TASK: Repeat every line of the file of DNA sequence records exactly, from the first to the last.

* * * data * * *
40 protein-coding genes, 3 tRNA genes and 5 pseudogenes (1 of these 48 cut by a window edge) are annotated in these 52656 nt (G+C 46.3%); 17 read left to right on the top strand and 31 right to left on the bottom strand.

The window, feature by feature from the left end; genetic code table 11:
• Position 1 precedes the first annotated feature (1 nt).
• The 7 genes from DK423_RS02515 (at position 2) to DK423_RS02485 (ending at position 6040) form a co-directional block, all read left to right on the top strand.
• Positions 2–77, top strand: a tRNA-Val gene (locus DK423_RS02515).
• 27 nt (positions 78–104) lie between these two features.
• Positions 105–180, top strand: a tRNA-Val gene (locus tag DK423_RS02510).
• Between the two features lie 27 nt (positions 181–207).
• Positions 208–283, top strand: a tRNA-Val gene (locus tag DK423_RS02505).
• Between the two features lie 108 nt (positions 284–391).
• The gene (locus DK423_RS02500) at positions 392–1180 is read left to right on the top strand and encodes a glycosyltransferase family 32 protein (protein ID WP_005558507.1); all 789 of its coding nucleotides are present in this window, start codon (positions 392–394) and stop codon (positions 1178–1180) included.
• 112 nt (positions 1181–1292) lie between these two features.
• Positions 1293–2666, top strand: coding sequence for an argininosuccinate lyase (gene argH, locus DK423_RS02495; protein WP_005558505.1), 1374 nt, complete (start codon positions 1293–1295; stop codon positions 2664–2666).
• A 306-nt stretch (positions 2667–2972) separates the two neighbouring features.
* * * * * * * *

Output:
40 protein-coding genes, 3 tRNA genes and 5 pseudogenes (1 of these 48 cut by a window edge) are annotated in these 52656 nt (G+C 46.3%); 17 read left to right on the top strand and 31 right to left on the bottom strand.

The window, feature by feature from the left end; genetic code table 11:
• Position 1 precedes the first annotated feature (1 nt).
• The 7 genes from DK423_RS02515 (at position 2) to DK423_RS02485 (ending at position 6040) form a co-directional block, all read left to right on the top strand.
• Positions 2–77, top strand: a tRNA-Val gene (locus DK423_RS02515).
• 27 nt (positions 78–104) lie between these two features.
• Positions 105–180, top strand: a tRNA-Val gene (locus tag DK423_RS02510).
• Between the two features lie 27 nt (positions 181–207).
• Positions 208–283, top strand: a tRNA-Val gene (locus tag DK423_RS02505).
• Between the two features lie 108 nt (positions 284–391).
• The gene (locus DK423_RS02500) at positions 392–1180 is read left to right on the top strand and encodes a glycosyltransferase family 32 protein (protein ID WP_005558507.1); all 789 of its coding nucleotides are present in this window, start codon (positions 392–394) and stop codon (positions 1178–1180) included.
• 112 nt (positions 1181–1292) lie between these two features.
• Positions 1293–2666, top strand: coding sequence for an argininosuccinate lyase (gene argH, locus DK423_RS02495; protein WP_005558505.1), 1374 nt, complete (start codon positions 1293–1295; stop codon positions 2664–2666).
• A 306-nt stretch (positions 2667–2972) separates the two neighbouring features.